there would be if hundreds of people met?
The sum of the numbers 4 and 1 [1/3] is the same as the product of 4 and 1 [1/3]; that is to say 4 + 1 [1/3] = 4 × 1 [1/3]. What other numbers have the sum equal to the product and can this be so for. . . .
Square numbers can be represented as the sum of consecutive odd
numbers. What is the sum of 1 + 3 + ..... + 149 + 151 + 153?
What would you get if you continued this sequence of fraction sums?
1/2 + 2/1 =
2/3 + 3/2 =
3/4 + 4/3 =
List any 3 numbers. It is always possible to find a subset of
adjacent numbers that add up to a multiple of 3. Can you explain
why and prove it?
It starts quite simple but great opportunities for number discoveries and patterns!
Imagine an infinitely large sheet of square dotty paper on which you can draw triangles of any size you wish (providing each vertex is on a dot). What areas is it/is it not possible to draw?
Can you find sets of sloping lines that enclose a square?
Take any two positive numbers. Calculate the arithmetic and geometric means. Repeat the calculations to generate a sequence of arithmetic means and geometric means. Make a note of what happens to the. . . .
Can you find the values at the vertices when you know the values on the edges of these multiplication arithmagons?
Some students have been working out the number of strands needed for different sizes of cable. Can you make sense of their solutions?
Consider all two digit numbers (10, 11, . . . ,99). In writing down
all these numbers, which digits occur least often, and which occur
most often ? What about three digit numbers, four digit numbers. . . .
Spotting patterns can be an important first step - explaining why it is appropriate to generalise is the next step, and often the most interesting and important.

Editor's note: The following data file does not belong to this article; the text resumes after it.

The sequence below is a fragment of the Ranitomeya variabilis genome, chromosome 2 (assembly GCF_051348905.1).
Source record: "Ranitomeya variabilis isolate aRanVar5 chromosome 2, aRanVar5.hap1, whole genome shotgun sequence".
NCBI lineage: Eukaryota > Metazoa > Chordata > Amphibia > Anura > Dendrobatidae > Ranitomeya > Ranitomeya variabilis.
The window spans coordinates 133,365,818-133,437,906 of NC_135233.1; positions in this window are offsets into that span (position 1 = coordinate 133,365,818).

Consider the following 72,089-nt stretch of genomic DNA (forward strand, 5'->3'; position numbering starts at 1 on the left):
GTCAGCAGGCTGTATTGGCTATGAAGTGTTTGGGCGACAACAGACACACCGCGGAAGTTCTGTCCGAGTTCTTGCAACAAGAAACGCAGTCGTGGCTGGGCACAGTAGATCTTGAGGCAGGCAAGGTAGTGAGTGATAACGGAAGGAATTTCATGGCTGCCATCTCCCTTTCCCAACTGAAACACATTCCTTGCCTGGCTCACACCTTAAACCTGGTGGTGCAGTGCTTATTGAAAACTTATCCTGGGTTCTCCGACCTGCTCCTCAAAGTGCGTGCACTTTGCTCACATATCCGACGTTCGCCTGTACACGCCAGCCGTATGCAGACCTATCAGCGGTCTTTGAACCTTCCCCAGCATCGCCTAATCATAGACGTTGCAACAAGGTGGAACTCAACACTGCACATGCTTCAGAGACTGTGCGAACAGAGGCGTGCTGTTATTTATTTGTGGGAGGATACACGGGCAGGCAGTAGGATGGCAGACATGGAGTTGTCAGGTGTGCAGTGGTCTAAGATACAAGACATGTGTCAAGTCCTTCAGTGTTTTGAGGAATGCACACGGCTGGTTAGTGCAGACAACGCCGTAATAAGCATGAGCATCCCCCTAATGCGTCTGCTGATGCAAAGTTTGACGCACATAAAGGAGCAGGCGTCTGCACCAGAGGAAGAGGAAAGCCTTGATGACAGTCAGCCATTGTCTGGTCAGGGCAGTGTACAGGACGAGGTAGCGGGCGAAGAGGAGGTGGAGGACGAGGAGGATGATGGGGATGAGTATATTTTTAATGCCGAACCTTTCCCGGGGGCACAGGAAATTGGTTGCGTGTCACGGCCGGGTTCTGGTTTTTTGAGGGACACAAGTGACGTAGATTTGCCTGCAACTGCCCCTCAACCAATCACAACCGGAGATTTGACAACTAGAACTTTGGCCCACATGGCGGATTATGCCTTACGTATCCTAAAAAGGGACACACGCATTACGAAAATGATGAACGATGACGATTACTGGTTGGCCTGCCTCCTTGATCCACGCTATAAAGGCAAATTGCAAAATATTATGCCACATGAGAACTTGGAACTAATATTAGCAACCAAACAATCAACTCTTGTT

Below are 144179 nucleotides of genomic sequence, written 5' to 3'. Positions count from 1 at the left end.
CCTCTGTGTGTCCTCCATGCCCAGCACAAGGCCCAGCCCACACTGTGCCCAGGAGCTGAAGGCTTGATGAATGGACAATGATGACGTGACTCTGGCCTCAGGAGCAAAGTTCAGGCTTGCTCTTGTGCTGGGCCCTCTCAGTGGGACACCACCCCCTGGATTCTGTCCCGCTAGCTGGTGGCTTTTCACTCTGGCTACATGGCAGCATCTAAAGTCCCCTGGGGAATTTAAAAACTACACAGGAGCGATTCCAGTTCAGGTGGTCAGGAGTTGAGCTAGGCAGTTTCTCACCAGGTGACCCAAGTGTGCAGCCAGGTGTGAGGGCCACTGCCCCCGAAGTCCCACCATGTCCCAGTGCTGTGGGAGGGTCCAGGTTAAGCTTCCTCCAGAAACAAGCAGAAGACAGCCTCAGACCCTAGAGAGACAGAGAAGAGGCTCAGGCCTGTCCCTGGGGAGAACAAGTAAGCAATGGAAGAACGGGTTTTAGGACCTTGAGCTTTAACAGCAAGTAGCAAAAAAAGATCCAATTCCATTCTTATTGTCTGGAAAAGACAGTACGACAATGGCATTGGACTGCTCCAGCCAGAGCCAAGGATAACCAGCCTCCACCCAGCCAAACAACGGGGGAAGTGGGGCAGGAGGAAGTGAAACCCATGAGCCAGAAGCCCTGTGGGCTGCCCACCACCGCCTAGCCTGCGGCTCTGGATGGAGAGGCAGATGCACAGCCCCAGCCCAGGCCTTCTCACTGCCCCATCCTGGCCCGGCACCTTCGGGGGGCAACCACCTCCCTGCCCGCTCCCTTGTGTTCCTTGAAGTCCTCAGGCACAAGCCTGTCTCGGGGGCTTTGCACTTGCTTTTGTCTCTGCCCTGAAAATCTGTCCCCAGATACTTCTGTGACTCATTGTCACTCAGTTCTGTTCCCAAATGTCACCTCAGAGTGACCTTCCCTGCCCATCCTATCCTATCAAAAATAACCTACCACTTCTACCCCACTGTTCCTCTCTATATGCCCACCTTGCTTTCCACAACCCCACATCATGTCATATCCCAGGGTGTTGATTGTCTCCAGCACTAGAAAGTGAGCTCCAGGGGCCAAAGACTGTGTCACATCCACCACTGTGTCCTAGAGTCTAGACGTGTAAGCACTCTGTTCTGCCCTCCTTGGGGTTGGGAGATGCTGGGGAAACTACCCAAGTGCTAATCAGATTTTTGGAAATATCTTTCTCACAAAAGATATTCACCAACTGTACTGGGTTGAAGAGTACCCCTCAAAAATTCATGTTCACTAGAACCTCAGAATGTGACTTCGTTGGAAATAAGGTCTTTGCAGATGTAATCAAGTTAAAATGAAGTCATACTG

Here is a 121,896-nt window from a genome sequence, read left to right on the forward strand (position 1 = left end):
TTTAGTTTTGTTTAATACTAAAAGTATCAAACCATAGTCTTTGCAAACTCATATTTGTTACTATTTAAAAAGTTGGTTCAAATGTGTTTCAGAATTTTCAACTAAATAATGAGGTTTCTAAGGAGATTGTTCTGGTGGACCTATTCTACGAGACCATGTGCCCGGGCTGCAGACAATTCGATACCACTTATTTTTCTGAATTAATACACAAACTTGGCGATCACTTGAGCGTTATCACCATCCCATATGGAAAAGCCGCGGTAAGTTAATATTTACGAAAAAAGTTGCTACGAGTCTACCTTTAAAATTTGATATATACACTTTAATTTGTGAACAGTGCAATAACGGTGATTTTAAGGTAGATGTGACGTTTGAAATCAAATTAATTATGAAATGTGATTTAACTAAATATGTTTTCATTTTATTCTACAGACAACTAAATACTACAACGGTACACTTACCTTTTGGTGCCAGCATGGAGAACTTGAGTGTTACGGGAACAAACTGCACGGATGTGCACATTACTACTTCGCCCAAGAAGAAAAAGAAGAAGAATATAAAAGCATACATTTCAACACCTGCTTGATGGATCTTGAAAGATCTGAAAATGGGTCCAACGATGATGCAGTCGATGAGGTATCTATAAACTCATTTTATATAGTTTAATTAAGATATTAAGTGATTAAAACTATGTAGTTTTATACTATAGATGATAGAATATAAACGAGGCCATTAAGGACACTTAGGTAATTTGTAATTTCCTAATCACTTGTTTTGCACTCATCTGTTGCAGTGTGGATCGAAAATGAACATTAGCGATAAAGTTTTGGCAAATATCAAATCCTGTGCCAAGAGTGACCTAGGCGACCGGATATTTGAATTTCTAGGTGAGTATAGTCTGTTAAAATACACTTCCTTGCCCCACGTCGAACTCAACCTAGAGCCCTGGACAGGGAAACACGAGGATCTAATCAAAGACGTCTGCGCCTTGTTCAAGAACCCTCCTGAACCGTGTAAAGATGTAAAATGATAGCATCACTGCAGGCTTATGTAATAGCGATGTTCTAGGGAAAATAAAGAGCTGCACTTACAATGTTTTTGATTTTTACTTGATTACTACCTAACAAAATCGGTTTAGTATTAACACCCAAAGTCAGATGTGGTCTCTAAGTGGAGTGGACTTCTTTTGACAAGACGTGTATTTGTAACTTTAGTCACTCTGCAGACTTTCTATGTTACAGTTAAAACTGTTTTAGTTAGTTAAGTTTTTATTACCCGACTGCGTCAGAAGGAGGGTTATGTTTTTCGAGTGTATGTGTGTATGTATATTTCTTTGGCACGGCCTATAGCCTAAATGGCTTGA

Choose a couple of the sequences. Try to picture how to make the next, and the next, and the next... Can you describe your reasoning?
A collection of games on the NIM theme
Do you notice anything about the solutions when you add and/or
subtract consecutive negative numbers?
Can you tangle yourself up and reach any fraction?
It would be nice to have a strategy for disentangling any tangled
Pick a square within a multiplication square and add the numbers on
each diagonal. What do you notice?
Charlie has moved between countries and the average income of both
has increased. How can this be so?
A package contains a set of resources designed to develop
pupils’ mathematical thinking. This package places a
particular emphasis on “generalising” and is designed
to meet the. . . .
Start with any number of counters in any number of piles. 2 players
take it in turns to remove any number of counters from a single
pile. The winner is the player to take the last counter.
Start with any number of counters in any number of piles. 2 players take it in turns to remove any number of counters from a single pile. The loser is the player who takes the last counter.
The Egyptians expressed all fractions as the sum of different unit
fractions. Here is a chance to explore how they could have written
An article for teachers and pupils that encourages you to look at the mathematical properties of similar games.